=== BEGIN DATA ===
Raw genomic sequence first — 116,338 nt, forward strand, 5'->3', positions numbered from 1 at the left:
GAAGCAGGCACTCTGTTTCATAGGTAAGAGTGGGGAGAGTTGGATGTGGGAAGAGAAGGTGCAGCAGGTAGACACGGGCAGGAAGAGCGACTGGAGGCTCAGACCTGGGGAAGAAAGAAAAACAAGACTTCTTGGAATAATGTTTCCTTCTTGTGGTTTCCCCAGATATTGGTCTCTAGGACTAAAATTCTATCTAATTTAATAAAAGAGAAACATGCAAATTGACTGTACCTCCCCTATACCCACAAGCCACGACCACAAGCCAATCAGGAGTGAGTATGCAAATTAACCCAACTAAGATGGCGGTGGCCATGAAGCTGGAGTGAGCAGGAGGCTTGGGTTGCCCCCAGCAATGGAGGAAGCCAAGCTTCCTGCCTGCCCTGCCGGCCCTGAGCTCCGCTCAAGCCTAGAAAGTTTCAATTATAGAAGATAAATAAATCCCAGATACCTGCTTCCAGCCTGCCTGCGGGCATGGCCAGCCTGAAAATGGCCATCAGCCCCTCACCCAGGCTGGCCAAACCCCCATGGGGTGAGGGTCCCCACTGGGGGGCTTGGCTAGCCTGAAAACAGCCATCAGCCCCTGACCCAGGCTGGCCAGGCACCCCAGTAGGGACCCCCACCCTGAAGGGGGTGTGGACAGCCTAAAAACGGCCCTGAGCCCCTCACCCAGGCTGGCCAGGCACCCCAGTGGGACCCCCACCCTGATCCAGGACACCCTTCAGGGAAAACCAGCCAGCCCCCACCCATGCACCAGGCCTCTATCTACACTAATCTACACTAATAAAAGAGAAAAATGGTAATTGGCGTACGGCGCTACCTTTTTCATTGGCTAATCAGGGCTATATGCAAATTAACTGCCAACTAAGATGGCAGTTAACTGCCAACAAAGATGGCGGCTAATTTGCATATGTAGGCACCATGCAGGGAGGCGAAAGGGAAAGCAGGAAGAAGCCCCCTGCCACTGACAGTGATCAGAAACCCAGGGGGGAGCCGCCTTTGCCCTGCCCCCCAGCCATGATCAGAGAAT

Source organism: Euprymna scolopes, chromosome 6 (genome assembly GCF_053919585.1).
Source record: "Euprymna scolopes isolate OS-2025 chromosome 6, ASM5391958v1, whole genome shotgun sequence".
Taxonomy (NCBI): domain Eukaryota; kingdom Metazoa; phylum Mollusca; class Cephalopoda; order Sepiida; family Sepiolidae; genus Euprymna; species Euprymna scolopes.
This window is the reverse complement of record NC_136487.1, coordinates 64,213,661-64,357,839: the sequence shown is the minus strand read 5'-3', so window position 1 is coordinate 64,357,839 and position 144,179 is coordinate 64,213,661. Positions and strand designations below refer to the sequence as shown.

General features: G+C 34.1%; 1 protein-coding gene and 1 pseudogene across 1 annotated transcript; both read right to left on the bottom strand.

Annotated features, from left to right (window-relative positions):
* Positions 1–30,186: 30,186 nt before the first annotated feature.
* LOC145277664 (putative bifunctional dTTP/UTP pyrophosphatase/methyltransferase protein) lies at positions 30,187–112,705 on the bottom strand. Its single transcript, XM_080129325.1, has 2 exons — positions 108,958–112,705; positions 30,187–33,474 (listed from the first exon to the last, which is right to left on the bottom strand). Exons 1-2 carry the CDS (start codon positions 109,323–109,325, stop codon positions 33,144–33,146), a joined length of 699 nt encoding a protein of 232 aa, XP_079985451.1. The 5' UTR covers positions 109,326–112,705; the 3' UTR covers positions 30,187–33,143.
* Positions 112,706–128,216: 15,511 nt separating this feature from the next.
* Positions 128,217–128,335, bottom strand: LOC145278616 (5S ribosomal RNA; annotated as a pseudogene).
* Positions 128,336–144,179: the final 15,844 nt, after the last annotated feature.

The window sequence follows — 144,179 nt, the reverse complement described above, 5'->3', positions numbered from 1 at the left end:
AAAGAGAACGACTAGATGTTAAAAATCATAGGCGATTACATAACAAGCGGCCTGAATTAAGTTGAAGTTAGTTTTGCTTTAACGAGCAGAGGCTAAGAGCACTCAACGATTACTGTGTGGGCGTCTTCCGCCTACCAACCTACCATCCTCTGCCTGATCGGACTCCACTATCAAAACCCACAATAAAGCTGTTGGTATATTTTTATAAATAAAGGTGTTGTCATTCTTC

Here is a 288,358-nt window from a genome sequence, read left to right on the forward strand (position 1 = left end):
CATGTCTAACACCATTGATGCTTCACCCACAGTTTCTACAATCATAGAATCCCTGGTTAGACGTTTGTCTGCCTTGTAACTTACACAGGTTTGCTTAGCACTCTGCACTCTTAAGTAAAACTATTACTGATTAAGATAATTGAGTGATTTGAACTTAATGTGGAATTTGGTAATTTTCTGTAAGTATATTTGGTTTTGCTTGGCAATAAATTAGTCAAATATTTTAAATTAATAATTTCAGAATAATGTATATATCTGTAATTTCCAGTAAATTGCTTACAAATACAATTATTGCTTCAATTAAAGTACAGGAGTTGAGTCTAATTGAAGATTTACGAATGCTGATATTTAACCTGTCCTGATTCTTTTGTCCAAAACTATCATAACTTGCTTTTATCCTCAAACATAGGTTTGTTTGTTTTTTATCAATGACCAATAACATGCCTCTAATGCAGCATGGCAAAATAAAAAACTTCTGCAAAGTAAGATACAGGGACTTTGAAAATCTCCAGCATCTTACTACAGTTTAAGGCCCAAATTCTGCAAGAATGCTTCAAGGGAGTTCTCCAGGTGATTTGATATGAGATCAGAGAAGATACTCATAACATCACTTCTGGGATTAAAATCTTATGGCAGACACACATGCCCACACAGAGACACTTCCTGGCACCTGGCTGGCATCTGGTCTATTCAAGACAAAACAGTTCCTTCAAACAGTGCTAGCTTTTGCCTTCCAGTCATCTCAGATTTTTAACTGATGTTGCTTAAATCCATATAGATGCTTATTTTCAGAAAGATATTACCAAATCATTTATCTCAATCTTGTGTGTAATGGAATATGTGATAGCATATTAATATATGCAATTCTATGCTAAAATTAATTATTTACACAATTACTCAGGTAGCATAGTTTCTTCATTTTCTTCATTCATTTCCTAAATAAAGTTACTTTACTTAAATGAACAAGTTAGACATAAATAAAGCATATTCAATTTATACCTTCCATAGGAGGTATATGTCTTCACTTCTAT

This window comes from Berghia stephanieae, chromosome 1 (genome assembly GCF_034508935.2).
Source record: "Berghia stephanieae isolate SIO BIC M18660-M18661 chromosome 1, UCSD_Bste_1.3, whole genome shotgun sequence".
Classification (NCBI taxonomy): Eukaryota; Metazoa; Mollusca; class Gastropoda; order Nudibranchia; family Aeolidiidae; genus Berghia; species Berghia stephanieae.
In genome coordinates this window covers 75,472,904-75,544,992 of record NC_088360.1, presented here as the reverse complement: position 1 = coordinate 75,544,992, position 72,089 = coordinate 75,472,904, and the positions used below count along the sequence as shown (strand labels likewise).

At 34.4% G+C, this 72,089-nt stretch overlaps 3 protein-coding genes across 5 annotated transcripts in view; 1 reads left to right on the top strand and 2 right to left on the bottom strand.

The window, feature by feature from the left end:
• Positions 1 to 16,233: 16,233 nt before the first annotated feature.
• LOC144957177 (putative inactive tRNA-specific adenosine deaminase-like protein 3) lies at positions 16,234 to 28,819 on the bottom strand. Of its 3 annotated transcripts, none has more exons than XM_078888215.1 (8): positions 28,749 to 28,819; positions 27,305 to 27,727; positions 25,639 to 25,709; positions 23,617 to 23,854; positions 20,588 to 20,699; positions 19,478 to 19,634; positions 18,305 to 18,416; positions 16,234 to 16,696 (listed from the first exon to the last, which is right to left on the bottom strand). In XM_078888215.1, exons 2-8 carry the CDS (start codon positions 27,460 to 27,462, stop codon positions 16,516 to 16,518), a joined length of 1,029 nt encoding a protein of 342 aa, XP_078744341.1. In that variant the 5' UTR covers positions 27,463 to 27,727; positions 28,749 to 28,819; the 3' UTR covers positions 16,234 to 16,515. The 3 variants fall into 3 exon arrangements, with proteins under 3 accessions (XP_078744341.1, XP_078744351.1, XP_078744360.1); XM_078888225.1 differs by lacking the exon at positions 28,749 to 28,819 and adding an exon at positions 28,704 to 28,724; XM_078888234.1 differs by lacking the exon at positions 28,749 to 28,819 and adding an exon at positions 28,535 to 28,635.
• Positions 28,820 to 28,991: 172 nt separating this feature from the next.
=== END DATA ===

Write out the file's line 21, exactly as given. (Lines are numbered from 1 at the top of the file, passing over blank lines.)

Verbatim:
In genome coordinates this window covers 75,472,904-75,544,992 of record NC_088360.1, presented here as the reverse complement: position 1 = coordinate 75,544,992, position 72,089 = coordinate 75,472,904, and the positions used below count along the sequence as shown (strand labels likewise).